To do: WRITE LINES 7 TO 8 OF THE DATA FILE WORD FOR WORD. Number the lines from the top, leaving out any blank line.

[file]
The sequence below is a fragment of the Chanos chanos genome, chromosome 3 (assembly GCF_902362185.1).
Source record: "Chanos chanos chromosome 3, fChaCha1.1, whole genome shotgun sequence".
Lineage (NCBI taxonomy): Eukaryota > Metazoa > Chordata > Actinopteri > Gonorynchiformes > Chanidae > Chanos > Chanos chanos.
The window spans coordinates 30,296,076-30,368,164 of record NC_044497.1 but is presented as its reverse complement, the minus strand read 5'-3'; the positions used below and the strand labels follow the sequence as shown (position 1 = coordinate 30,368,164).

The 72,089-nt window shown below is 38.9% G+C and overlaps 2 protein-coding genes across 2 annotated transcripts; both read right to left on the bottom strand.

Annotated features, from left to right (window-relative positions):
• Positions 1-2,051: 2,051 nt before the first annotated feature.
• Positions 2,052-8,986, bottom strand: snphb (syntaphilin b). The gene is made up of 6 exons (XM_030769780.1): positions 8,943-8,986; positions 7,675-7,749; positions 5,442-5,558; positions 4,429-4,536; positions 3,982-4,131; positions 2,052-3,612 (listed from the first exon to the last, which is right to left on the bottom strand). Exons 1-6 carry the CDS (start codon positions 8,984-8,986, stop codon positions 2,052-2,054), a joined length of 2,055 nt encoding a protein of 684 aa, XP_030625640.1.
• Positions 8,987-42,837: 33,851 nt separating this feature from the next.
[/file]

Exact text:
• Positions 1-2,051: 2,051 nt before the first annotated feature.
• Positions 2,052-8,986, bottom strand: snphb (syntaphilin b). The gene is made up of 6 exons (XM_030769780.1): positions 8,943-8,986; positions 7,675-7,749; positions 5,442-5,558; positions 4,429-4,536; positions 3,982-4,131; positions 2,052-3,612 (listed from the first exon to the last, which is right to left on the bottom strand). Exons 1-6 carry the CDS (start codon positions 8,984-8,986, stop codon positions 2,052-2,054), a joined length of 2,055 nt encoding a protein of 684 aa, XP_030625640.1.